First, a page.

By Aisling Finn on Friday 3 April 2020
The new scheme includes businesses with an annual turnover of up to £500m.
Chancellor of the Exchequer Rishi Sunak has answered the calls of many SMEs and industry leaders to overhaul the initial Coronavirus Business Interruption Loan Scheme (CBILS).
The £330bn economic stimulus was announced just over two weeks ago and has already seen a huge overhaul after claims of inefficiency and being too difficult to access.
Sunak announced last night that a new scheme called the Coronavirus Large Business Interruption Loan Scheme (CLBILS) will now include SMEs who feared they wouldn’t get the support they needed in time.
CLBILS extends to cover businesses with an annual turnover between £45m to £500m and will offer loans of up to £25m—the new scheme's predecessor only included businesses with an annual turnover under £45m and only offered loans of up to £5m.
The Government has also announced that it is preventing banks from requiring personal loan guarantees for loans under £250,000 to help speed up the rate of approval.
Sunak, who has been in the role for less than two months, said: "We are making great progress on getting much-needed support out to businesses to help manage their cashflows during this difficult time - with millions of pounds of loans and finance being provided to hundreds of firms across the country.”
"This is a national effort and we'll continue to work with the financial services sector to ensure that the £330 billion of government support, through loans and guarantees, reaches as many businesses in need as possible."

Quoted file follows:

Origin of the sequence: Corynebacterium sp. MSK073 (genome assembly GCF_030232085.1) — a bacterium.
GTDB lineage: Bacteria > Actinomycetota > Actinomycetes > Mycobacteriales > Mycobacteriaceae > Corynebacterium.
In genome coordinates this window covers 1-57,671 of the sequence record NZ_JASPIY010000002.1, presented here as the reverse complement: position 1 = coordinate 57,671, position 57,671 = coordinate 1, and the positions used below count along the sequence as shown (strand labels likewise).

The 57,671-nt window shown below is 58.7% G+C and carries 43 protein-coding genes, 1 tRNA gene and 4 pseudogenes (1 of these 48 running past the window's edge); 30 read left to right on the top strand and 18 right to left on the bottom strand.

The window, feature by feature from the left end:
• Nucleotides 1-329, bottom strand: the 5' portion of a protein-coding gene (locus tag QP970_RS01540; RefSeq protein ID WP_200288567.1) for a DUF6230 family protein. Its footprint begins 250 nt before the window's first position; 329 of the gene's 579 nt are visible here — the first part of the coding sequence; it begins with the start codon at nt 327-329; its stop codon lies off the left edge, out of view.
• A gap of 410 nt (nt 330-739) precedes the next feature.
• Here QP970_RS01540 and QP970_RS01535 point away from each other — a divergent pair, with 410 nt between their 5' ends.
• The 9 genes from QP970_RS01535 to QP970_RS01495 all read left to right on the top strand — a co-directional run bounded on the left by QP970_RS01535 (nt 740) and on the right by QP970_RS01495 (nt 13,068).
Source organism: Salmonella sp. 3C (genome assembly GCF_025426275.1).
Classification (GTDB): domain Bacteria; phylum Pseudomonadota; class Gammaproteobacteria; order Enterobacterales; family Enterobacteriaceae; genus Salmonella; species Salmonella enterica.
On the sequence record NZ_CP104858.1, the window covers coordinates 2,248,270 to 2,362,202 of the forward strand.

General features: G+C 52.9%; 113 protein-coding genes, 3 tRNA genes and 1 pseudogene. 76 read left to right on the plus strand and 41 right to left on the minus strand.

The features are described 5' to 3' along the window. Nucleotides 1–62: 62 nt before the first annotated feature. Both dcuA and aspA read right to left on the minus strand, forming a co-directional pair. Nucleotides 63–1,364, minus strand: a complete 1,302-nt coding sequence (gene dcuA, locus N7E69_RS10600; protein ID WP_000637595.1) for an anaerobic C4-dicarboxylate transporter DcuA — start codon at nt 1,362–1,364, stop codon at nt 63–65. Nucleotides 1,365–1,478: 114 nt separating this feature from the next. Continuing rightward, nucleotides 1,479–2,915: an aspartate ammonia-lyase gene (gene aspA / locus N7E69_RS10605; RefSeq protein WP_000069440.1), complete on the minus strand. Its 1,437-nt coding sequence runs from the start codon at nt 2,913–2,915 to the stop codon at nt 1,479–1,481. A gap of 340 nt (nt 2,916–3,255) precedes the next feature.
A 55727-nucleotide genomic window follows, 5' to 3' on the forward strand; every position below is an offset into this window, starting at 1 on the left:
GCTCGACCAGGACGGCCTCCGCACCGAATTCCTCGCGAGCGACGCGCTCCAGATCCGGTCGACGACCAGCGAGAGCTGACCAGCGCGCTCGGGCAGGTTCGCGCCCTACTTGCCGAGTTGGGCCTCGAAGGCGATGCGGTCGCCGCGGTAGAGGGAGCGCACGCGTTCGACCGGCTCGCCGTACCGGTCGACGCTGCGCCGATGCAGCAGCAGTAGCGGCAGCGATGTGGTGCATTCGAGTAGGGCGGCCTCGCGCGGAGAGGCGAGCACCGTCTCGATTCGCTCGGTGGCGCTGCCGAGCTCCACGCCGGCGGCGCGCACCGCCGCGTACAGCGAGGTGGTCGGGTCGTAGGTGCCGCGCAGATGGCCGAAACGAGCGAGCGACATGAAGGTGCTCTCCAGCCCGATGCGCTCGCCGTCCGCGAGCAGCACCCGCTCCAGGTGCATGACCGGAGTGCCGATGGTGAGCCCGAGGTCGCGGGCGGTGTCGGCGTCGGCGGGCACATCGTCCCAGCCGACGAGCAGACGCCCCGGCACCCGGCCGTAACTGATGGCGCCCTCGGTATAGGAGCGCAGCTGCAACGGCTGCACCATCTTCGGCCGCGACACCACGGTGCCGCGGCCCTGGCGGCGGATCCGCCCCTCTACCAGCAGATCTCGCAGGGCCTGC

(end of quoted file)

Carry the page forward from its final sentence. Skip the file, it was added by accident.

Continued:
Referring to the new programme, Stephen Jones, CEO of UK Finance, said: “ This was a new scheme delivered at pace and this will always mean there are issues that need to be addressed.”
“Lenders have been working closely with the government since implementation to ensure the scheme can operate in the best way possible to get money to viable businesses that need it. The reforms to the government scheme confirmed by the Chancellor are important changes that should help viable businesses access the help they need,” he added.
It was previously estimated that thousands of UK businesses would run out of cash before Easter so these amendments to the current scheme could be a welcome breath of fresh air for those struggling due to disruption caused by coronavirus.
Despite these reforms, the extension is still is yet to fix other concerns from the industry.
Just last week it was noted that the inefficiency of the scheme could mean companies could fold before the money even reaches them and that many at-risk companies are still excluded such as SME house-builders and developers of vital buildings such as care homes, hospitals and affordable housing.
Similarly, last week the Association of Alternative Business Finance wrote to Sunak calling on the government to open up the scheme to alternative lenders, a move the Chancellor is yet to make.